Wisconsin Study Finds Violent Video Games Cause Brain Changes

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Posted on 4th December 2011 by Gordon Johnson in Uncategorized

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Here’s another study that can add fuel to the debate on whether violent video games make real violence less horrific  to those who play them.

The latest research, which was unveiled last week at a meeting of the Radiological Society of North America, is being done at the University of Wisconsin-Madison. The study found that “regularly playing a violent video game for a week lead to brain changes seen in MRI scans that researchers say may desensitize young men to violence,” the Milwaukee Journal Sentinel reported Thursday.


The issue is whether playing violent video games changes, and has a negative impact, on the minds of those who play them.

The study used 22 men aged 18 to 29 who did not play video games. They were split into two groups, with one group assigned to play a violent video game 10 hours a day over a week and a control group that didn’t play any games, according to the Journal Sentinel.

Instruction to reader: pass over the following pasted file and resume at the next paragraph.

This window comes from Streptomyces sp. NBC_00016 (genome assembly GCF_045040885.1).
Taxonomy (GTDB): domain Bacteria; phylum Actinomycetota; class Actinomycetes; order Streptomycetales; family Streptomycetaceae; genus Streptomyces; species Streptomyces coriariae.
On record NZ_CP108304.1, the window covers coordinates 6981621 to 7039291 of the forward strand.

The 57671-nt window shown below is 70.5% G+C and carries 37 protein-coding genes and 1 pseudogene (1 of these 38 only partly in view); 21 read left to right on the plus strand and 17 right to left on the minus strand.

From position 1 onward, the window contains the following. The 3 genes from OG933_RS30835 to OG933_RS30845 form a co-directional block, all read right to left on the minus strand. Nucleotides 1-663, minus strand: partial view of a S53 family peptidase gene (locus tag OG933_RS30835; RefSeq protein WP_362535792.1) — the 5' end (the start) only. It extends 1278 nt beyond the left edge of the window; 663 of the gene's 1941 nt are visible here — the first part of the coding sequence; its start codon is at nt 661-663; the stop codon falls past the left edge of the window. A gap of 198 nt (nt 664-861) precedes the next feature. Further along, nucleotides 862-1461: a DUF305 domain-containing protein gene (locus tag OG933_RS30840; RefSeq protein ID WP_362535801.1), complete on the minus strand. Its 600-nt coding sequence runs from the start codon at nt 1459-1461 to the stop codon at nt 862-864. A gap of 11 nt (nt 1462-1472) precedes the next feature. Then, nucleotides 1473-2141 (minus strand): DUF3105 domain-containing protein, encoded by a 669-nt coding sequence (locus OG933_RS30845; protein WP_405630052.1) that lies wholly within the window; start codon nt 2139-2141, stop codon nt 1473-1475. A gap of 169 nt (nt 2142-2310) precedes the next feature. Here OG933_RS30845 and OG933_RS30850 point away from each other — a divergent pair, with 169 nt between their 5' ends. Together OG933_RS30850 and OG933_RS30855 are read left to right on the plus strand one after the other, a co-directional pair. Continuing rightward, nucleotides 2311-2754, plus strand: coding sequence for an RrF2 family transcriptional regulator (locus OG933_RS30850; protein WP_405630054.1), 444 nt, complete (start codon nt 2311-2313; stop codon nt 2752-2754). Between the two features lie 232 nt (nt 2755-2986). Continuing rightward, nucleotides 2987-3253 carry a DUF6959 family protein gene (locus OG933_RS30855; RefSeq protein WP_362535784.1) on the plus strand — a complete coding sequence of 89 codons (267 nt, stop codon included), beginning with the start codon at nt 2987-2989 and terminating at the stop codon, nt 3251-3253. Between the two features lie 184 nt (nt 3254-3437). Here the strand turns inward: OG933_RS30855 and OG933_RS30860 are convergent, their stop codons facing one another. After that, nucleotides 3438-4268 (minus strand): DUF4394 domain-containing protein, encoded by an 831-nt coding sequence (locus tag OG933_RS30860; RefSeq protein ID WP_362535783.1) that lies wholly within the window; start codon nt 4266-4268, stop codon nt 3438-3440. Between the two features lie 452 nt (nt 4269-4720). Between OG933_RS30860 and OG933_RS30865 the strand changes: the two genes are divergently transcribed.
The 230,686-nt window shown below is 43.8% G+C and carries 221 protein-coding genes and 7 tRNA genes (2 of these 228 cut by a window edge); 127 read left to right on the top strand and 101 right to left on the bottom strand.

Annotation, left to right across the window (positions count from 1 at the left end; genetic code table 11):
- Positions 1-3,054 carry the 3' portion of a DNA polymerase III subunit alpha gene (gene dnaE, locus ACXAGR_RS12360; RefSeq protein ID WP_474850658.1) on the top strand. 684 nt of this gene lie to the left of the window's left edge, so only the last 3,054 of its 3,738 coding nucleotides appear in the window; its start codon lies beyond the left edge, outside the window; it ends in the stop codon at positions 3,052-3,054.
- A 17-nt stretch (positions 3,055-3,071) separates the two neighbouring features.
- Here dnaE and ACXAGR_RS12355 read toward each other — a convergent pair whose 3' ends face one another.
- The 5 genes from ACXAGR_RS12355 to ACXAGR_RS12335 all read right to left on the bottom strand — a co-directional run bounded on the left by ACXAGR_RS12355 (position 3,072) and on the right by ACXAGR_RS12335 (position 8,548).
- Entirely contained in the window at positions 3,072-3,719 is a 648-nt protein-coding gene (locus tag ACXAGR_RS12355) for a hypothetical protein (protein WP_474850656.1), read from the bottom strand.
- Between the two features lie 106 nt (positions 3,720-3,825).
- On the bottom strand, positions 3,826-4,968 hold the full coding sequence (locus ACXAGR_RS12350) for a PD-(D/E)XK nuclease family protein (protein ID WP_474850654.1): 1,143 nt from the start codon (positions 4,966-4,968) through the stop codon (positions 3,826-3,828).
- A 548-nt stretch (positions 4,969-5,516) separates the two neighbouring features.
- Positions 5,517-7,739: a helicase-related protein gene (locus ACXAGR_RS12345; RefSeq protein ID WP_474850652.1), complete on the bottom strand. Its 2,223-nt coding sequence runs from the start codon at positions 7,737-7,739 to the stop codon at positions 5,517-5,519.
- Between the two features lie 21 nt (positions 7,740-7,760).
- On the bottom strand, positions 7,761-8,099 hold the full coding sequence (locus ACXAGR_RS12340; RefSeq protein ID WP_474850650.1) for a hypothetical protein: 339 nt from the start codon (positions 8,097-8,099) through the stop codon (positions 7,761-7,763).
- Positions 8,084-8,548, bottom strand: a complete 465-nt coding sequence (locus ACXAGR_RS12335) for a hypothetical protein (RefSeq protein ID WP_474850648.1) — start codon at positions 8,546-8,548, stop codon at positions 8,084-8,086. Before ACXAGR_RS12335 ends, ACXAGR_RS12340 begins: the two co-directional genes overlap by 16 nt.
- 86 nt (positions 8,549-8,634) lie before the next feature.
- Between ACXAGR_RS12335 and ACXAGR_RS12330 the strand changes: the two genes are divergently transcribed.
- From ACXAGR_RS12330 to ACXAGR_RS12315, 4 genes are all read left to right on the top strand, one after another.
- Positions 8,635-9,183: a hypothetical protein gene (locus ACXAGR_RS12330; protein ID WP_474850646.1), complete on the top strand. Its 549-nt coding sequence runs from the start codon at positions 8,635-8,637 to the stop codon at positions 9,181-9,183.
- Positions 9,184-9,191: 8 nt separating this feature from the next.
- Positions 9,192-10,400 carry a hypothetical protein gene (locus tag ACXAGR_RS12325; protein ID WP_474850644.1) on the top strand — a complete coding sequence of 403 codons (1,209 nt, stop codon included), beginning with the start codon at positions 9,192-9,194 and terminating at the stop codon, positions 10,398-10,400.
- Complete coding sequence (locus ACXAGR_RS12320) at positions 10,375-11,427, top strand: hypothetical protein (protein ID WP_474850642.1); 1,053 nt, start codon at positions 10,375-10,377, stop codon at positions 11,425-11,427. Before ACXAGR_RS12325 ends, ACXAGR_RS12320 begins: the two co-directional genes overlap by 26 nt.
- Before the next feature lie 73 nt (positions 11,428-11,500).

When the week was finished, both groups had MRI scans while they were given word, some of which related to violence, the Journal Sentinel reported.

The test group that played the violent video games “showed much less activation in areas of the brain involved in controlling emotion and aggressive behavior,” the newspaper wrote. The men that were in the control group didn’t’ exhibit any changes in their brains.

There is a bit of good news here. When the group that played the games stopped them for a week, their brains returned to the baseline level of before the test started.

MRI’s gauge changes in blood flow, and the less blood that goes to an area of the brain means less engagement of those brain cells. So some would make the argument that “that lack of brain activation to violent words suggests a desensitization to violence,” one of the study’s co-authors told the Journal Sentinel.

Obviously, this is just one study on a very controversial topic, and is not conclusive of anything. But it is food for thought.

By the way, the researchers wouldn’t say which video game they used for the study.